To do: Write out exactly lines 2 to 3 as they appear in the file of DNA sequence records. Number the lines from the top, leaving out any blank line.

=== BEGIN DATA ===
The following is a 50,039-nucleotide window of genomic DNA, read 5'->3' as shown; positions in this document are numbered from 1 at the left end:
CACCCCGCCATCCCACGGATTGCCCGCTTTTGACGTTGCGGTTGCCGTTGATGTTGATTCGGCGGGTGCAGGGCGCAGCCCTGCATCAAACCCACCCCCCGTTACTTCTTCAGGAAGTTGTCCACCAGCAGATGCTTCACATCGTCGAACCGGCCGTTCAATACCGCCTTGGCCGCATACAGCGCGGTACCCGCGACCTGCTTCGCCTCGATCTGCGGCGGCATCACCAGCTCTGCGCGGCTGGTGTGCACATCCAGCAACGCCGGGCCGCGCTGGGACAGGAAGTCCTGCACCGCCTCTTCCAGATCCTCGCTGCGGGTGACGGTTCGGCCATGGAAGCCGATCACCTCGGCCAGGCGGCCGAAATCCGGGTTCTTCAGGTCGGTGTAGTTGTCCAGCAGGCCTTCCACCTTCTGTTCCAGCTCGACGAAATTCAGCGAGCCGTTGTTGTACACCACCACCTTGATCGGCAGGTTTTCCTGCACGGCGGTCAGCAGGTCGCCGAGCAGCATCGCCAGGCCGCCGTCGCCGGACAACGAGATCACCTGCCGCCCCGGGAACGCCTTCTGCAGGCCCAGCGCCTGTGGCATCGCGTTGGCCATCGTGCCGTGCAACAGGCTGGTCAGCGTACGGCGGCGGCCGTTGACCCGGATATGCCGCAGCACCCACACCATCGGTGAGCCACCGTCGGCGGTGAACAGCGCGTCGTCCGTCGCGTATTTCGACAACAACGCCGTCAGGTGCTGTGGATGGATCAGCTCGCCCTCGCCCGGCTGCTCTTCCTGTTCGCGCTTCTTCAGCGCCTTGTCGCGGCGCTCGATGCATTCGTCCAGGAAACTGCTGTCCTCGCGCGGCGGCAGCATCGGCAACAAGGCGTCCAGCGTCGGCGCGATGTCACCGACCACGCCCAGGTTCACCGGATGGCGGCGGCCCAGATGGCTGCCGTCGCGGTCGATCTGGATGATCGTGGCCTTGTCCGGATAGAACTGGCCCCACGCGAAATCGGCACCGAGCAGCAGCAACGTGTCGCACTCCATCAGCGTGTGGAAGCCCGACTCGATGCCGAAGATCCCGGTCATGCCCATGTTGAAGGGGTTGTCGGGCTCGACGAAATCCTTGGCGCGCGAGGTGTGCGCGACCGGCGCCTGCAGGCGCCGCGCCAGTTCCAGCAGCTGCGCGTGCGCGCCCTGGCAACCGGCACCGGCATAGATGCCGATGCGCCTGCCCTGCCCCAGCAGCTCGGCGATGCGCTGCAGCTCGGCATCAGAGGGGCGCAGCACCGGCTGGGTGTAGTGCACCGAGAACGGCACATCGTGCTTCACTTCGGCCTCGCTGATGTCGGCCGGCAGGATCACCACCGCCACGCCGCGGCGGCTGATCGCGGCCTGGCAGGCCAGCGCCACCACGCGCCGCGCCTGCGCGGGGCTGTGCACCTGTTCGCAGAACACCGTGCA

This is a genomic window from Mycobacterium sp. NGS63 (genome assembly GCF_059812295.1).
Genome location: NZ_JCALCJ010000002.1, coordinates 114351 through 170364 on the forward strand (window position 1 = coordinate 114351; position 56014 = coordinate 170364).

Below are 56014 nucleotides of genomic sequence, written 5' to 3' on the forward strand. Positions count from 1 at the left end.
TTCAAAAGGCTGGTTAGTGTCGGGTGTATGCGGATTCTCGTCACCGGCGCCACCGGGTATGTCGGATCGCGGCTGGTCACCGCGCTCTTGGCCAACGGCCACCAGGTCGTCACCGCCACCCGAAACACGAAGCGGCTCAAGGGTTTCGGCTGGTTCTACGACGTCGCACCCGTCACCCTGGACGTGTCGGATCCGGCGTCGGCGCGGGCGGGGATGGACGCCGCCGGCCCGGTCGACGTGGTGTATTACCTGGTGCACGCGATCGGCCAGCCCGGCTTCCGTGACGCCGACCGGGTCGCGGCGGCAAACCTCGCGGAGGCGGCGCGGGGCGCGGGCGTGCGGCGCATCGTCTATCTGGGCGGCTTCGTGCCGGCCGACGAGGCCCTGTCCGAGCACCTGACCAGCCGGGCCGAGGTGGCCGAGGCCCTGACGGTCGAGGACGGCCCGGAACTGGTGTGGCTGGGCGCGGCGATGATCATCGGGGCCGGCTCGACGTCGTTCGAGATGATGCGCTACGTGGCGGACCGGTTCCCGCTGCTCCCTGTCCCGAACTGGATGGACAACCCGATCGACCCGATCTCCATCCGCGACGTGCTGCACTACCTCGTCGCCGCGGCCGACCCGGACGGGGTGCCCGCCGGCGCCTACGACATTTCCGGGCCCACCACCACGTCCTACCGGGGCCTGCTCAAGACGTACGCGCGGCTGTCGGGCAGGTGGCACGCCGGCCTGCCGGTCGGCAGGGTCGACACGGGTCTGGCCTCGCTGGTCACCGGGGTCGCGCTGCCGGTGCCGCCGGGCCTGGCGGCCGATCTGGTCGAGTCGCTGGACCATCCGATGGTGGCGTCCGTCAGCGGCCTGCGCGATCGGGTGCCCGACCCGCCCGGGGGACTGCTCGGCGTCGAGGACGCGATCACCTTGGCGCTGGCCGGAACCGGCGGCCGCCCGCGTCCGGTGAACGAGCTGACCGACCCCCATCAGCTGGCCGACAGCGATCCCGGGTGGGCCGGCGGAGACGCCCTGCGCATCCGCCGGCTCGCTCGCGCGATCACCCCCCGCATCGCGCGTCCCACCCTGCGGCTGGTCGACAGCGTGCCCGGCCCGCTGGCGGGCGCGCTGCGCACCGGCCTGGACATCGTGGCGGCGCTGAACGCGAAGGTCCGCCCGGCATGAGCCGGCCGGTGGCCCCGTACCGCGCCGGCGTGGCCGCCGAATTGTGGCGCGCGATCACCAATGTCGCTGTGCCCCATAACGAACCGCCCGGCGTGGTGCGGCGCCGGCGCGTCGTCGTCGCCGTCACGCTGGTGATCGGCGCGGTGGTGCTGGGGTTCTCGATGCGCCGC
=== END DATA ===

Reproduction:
CACCCCGCCATCCCACGGATTGCCCGCTTTTGACGTTGCGGTTGCCGTTGATGTTGATTCGGCGGGTGCAGGGCGCAGCCCTGCATCAAACCCACCCCCCGTTACTTCTTCAGGAAGTTGTCCACCAGCAGATGCTTCACATCGTCGAACCGGCCGTTCAATACCGCCTTGGCCGCATACAGCGCGGTACCCGCGACCTGCTTCGCCTCGATCTGCGGCGGCATCACCAGCTCTGCGCGGCTGGTGTGCACATCCAGCAACGCCGGGCCGCGCTGGGACAGGAAGTCCTGCACCGCCTCTTCCAGATCCTCGCTGCGGGTGACGGTTCGGCCATGGAAGCCGATCACCTCGGCCAGGCGGCCGAAATCCGGGTTCTTCAGGTCGGTGTAGTTGTCCAGCAGGCCTTCCACCTTCTGTTCCAGCTCGACGAAATTCAGCGAGCCGTTGTTGTACACCACCACCTTGATCGGCAGGTTTTCCTGCACGGCGGTCAGCAGGTCGCCGAGCAGCATCGCCAGGCCGCCGTCGCCGGACAACGAGATCACCTGCCGCCCCGGGAACGCCTTCTGCAGGCCCAGCGCCTGTGGCATCGCGTTGGCCATCGTGCCGTGCAACAGGCTGGTCAGCGTACGGCGGCGGCCGTTGACCCGGATATGCCGCAGCACCCACACCATCGGTGAGCCACCGTCGGCGGTGAACAGCGCGTCGTCCGTCGCGTATTTCGACAACAACGCCGTCAGGTGCTGTGGATGGATCAGCTCGCCCTCGCCCGGCTGCTCTTCCTGTTCGCGCTTCTTCAGCGCCTTGTCGCGGCGCTCGATGCATTCGTCCAGGAAACTGCTGTCCTCGCGCGGCGGCAGCATCGGCAACAAGGCGTCCAGCGTCGGCGCGATGTCACCGACCACGCCCAGGTTCACCGGATGGCGGCGGCCCAGATGGCTGCCGTCGCGGTCGATCTGGATGATCGTGGCCTTGTCCGGATAGAACTGGCCCCACGCGAAATCGGCACCGAGCAGCAGCAACGTGTCGCACTCCATCAGCGTGTGGAAGCCCGACTCGATGCCGAAGATCCCGGTCATGCCCATGTTGAAGGGGTTGTCGGGCTCGACGAAATCCTTGGCGCGCGAGGTGTGCGCGACCGGCGCCTGCAGGCGCCGCGCCAGTTCCAGCAGCTGCGCGTGCGCGCCCTGGCAACCGGCACCGGCATAGATGCCGATGCGCCTGCCCTGCCCCAGCAGCTCGGCGATGCGCTGCAGCTCGGCATCAGAGGGGCGCAGCACCGGCTGGGTGTAGTGCACCGAGAACGGCACATCGTGCTTCACTTCGGCCTCGCTGATGTCGGCCGGCAGGATCACCACCGCCACGCCGCGGCGGCTGATCGCGGCCTGGCAGGCCAGCGCCACCACGCGCCGCGCCTGCGCGGGGCTGTGCACCTGTTCGCAGAACACCGTGCA

This is a genomic window from Mycobacterium sp. NGS63 (genome assembly GCF_059812295.1).